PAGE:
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Students at Coronado High School in Scottsdale, Ariz. and at ChicagoQuest School in Chicago can learn about a physics concept, such as velocity, by moving through space themselves, watching their 3D movements represented in instant graphs and equations, and hearing the sound of their actions getting faster.
It’s called “embodied learning,” and it's an emerging field blending learning sciences and human-computer interaction. Their learning lab was created by SMALLab Learning, a company founded by ASU faculty and graduate students.
The teens also study concepts by using their hands and bodies in real 3D space to manipulate images, sounds, text and graphics. In exploring how frequency relates to color, for instance, the students collaborate to control the amount of red, green and blue light mixing in a virtual spotlight by raising and lowering their arms.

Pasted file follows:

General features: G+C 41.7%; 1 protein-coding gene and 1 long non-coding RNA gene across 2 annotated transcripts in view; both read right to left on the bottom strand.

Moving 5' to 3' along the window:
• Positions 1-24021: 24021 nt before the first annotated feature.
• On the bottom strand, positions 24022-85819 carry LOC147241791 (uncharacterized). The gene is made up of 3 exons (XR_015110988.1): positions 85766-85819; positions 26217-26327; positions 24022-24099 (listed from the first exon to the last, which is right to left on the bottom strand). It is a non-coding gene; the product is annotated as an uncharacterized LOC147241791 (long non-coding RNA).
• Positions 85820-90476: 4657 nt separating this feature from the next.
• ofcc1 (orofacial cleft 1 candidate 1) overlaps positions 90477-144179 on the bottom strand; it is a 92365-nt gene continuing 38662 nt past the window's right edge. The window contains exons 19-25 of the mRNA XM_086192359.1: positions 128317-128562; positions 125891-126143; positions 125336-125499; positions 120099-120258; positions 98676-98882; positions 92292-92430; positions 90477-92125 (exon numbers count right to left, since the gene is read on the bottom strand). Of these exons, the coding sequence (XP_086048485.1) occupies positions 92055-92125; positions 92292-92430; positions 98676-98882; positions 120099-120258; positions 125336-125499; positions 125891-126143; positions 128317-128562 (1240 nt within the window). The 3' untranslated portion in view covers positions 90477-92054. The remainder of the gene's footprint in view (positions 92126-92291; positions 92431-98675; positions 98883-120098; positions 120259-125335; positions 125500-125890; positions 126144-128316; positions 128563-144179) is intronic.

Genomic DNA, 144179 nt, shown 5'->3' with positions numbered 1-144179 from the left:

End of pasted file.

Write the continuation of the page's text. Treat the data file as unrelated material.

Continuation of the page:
Scientists have discovered that nearly all of our experiences are grounded in the body. Physical movements, driven by human-computer interaction, have the potential to transform K-12 learning.
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